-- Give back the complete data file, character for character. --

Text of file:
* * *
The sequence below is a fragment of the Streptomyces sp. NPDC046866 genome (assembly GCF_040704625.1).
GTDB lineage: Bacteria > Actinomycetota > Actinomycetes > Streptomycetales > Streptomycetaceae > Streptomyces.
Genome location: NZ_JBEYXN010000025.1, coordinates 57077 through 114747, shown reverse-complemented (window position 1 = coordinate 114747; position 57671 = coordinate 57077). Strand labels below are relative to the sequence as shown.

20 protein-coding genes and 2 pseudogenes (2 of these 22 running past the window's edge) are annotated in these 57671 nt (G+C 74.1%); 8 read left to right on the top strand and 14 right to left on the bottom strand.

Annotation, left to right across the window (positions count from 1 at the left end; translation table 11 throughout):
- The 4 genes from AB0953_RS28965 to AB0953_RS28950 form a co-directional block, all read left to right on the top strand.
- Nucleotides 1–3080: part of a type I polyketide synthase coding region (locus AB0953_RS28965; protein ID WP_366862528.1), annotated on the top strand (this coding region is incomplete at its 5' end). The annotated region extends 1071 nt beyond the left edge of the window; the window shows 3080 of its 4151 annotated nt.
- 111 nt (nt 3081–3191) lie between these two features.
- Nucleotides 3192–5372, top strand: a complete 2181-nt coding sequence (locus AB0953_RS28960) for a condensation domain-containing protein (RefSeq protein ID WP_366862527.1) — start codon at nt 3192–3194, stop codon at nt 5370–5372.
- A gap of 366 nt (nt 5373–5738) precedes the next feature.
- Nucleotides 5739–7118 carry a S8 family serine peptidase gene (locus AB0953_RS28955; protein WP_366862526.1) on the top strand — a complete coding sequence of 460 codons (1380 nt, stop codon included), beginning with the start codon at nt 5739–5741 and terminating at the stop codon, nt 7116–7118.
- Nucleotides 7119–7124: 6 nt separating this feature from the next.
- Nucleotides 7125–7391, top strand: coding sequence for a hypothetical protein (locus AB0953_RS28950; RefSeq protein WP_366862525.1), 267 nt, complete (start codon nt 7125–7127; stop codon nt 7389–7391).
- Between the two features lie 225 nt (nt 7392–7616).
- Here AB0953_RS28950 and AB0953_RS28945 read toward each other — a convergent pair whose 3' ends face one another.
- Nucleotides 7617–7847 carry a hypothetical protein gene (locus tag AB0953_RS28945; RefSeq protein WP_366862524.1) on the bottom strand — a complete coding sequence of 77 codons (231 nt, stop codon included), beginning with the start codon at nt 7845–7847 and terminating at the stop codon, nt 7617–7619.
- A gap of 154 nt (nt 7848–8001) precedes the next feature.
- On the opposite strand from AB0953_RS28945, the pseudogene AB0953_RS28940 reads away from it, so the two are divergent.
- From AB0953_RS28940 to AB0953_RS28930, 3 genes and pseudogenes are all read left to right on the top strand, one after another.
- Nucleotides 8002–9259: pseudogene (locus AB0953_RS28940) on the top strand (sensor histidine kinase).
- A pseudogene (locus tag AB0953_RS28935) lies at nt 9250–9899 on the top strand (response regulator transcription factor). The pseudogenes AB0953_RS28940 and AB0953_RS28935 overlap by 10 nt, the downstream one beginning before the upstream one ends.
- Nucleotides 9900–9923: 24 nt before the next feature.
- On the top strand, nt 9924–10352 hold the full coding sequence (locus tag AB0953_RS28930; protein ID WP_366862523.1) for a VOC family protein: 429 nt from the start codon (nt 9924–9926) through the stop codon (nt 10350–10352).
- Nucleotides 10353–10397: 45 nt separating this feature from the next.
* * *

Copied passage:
The sequence below is a fragment of the Streptomyces sp. NPDC046866 genome (assembly GCF_040704625.1).
GTDB lineage: Bacteria > Actinomycetota > Actinomycetes > Streptomycetales > Streptomycetaceae > Streptomyces.
Genome location: NZ_JBEYXN010000025.1, coordinates 57077 through 114747, shown reverse-complemented (window position 1 = coordinate 114747; position 57671 = coordinate 57077). Strand labels below are relative to the sequence as shown.

20 protein-coding genes and 2 pseudogenes (2 of these 22 running past the window's edge) are annotated in these 57671 nt (G+C 74.1%); 8 read left to right on the top strand and 14 right to left on the bottom strand.

Annotation, left to right across the window (positions count from 1 at the left end; translation table 11 throughout):
- The 4 genes from AB0953_RS28965 to AB0953_RS28950 form a co-directional block, all read left to right on the top strand.
- Nucleotides 1–3080: part of a type I polyketide synthase coding region (locus AB0953_RS28965; protein ID WP_366862528.1), annotated on the top strand (this coding region is incomplete at its 5' end). The annotated region extends 1071 nt beyond the left edge of the window; the window shows 3080 of its 4151 annotated nt.
- 111 nt (nt 3081–3191) lie between these two features.
- Nucleotides 3192–5372, top strand: a complete 2181-nt coding sequence (locus AB0953_RS28960) for a condensation domain-containing protein (RefSeq protein ID WP_366862527.1) — start codon at nt 3192–3194, stop codon at nt 5370–5372.
- A gap of 366 nt (nt 5373–5738) precedes the next feature.
- Nucleotides 5739–7118 carry a S8 family serine peptidase gene (locus AB0953_RS28955; protein WP_366862526.1) on the top strand — a complete coding sequence of 460 codons (1380 nt, stop codon included), beginning with the start codon at nt 5739–5741 and terminating at the stop codon, nt 7116–7118.
- Nucleotides 7119–7124: 6 nt separating this feature from the next.
- Nucleotides 7125–7391, top strand: coding sequence for a hypothetical protein (locus AB0953_RS28950; RefSeq protein WP_366862525.1), 267 nt, complete (start codon nt 7125–7127; stop codon nt 7389–7391).
- Between the two features lie 225 nt (nt 7392–7616).
- Here AB0953_RS28950 and AB0953_RS28945 read toward each other — a convergent pair whose 3' ends face one another.
- Nucleotides 7617–7847 carry a hypothetical protein gene (locus tag AB0953_RS28945; RefSeq protein WP_366862524.1) on the bottom strand — a complete coding sequence of 77 codons (231 nt, stop codon included), beginning with the start codon at nt 7845–7847 and terminating at the stop codon, nt 7617–7619.
- A gap of 154 nt (nt 7848–8001) precedes the next feature.
- On the opposite strand from AB0953_RS28945, the pseudogene AB0953_RS28940 reads away from it, so the two are divergent.
- From AB0953_RS28940 to AB0953_RS28930, 3 genes and pseudogenes are all read left to right on the top strand, one after another.
- Nucleotides 8002–9259: pseudogene (locus AB0953_RS28940) on the top strand (sensor histidine kinase).
- A pseudogene (locus tag AB0953_RS28935) lies at nt 9250–9899 on the top strand (response regulator transcription factor). The pseudogenes AB0953_RS28940 and AB0953_RS28935 overlap by 10 nt, the downstream one beginning before the upstream one ends.
- Nucleotides 9900–9923: 24 nt before the next feature.
- On the top strand, nt 9924–10352 hold the full coding sequence (locus tag AB0953_RS28930; protein ID WP_366862523.1) for a VOC family protein: 429 nt from the start codon (nt 9924–9926) through the stop codon (nt 10350–10352).
- Nucleotides 10353–10397: 45 nt separating this feature from the next.